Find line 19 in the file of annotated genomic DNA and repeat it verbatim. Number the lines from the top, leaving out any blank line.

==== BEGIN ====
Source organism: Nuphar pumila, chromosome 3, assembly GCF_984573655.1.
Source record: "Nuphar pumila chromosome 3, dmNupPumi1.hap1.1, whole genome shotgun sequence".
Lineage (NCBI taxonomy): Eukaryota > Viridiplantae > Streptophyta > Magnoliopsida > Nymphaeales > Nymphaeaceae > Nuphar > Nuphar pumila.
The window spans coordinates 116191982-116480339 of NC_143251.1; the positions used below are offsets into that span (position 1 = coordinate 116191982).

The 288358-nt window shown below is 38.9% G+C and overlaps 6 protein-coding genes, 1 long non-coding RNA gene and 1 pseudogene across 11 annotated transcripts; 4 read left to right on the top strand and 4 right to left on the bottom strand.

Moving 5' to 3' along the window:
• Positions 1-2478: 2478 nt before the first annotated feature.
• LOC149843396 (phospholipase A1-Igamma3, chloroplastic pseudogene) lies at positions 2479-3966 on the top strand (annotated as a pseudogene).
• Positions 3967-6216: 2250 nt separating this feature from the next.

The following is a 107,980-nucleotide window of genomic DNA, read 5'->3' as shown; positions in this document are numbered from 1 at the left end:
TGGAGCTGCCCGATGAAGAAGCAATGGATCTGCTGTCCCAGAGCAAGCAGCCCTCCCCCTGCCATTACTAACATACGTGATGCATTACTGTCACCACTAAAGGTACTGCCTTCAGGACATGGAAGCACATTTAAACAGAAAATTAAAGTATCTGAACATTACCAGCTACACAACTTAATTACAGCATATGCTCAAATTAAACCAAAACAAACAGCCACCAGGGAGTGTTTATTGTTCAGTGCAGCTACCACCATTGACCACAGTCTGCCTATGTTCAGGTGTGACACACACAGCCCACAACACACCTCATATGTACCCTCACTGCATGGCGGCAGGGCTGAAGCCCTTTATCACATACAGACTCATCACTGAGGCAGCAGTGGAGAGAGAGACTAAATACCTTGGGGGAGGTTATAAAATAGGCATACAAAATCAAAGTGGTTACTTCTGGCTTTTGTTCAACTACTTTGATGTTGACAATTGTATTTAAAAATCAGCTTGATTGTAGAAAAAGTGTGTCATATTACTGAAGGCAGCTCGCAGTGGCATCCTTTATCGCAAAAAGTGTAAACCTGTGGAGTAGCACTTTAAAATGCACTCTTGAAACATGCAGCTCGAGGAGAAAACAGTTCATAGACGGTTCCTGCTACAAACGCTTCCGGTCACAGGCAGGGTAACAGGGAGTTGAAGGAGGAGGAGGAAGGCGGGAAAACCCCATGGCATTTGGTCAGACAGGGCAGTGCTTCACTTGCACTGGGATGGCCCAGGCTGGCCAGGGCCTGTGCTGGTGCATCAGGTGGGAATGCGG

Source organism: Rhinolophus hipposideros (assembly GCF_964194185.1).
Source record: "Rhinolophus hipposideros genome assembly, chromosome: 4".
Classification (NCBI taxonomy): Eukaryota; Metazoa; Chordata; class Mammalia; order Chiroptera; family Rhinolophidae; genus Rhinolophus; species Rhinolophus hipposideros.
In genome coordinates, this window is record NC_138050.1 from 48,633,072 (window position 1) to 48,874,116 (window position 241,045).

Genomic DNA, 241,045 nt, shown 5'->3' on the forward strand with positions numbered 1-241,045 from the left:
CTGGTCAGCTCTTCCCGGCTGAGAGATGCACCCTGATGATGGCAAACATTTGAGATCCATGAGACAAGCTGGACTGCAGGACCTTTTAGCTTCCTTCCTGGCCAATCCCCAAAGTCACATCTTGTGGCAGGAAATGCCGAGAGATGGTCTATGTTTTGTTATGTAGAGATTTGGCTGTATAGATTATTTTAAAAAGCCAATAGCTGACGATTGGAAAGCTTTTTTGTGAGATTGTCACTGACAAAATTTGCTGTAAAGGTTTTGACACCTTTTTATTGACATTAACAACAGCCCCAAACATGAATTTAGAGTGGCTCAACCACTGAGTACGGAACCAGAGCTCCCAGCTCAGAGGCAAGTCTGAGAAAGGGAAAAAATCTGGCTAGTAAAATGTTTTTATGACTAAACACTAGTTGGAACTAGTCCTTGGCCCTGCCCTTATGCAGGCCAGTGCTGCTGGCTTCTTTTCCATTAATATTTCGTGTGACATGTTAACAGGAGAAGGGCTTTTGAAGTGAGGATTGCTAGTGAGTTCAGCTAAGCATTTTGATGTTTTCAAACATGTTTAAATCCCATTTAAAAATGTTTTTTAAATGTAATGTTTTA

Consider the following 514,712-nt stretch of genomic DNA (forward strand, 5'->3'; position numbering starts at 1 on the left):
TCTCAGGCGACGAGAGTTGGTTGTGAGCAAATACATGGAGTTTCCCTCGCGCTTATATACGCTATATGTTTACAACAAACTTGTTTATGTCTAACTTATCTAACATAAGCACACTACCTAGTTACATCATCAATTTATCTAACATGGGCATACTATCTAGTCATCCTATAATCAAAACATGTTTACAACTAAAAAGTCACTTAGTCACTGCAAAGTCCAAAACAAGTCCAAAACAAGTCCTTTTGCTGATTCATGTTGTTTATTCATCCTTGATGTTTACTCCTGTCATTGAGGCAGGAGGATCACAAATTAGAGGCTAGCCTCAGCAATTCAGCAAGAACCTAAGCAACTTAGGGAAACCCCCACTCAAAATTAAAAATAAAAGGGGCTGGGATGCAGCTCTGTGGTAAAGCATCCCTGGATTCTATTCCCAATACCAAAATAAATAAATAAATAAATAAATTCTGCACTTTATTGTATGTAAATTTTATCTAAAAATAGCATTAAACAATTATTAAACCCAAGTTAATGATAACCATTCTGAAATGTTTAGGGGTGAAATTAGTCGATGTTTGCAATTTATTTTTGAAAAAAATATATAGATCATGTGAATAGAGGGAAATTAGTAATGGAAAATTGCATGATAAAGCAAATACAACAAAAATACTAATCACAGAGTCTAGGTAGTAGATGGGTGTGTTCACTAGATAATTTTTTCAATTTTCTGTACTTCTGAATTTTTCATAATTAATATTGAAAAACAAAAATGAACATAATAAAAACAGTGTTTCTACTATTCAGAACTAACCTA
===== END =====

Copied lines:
TCTCAGGCGACGAGAGTTGGTTGTGAGCAAATACATGGAGTTTCCCTCGCGCTTATATACGCTATATGTTTACAACAAACTTGTTTATGTCTAACTTATCTAACATAAGCACACTACCTAGTTACATCATCAATTTATCTAACATGGGCATACTATCTAGTCATCCTATAATCAAAACATGTTTACAACTAAAAAGTCACTTAGTCACTGCAAAGTCCAAAACAAGTCCAAAACAAGTCCTTTTGCTGATTCATGTTGTTTATTCATCCTTGATGTTTACTCCTGTCATTGAGGCAGGAGGATCACAAATTAGAGGCTAGCCTCAGCAATTCAGCAAGAACCTAAGCAACTTAGGGAAACCCCCACTCAAAATTAAAAATAAAAGGGGCTGGGATGCAGCTCTGTGGTAAAGCATCCCTGGATTCTATTCCCAATACCAAAATAAATAAATAAATAAATAAATTCTGCACTTTATTGTATGTAAATTTTATCTAAAAATAGCATTAAACAATTATTAAACCCAAGTTAATGATAACCATTCTGAAATGTTTAGGGGTGAAATTAGTCGATGTTTGCAATTTATTTTTGAAAAAAATATATAGATCATGTGAATAGAGGGAAATTAGTAATGGAAAATTGCATGATAAAGCAAATACAACAAAAATACTAATCACAGAGTCTAGGTAGTAGATGGGTGTGTTCACTAGATAATTTTTTCAATTTTCTGTACTTCTGAATTTTTCATAATTAATATTGAAAAACAAAAATGAACATAATAAAAACAGTGTTTCTACTATTCAGAACTAACCTA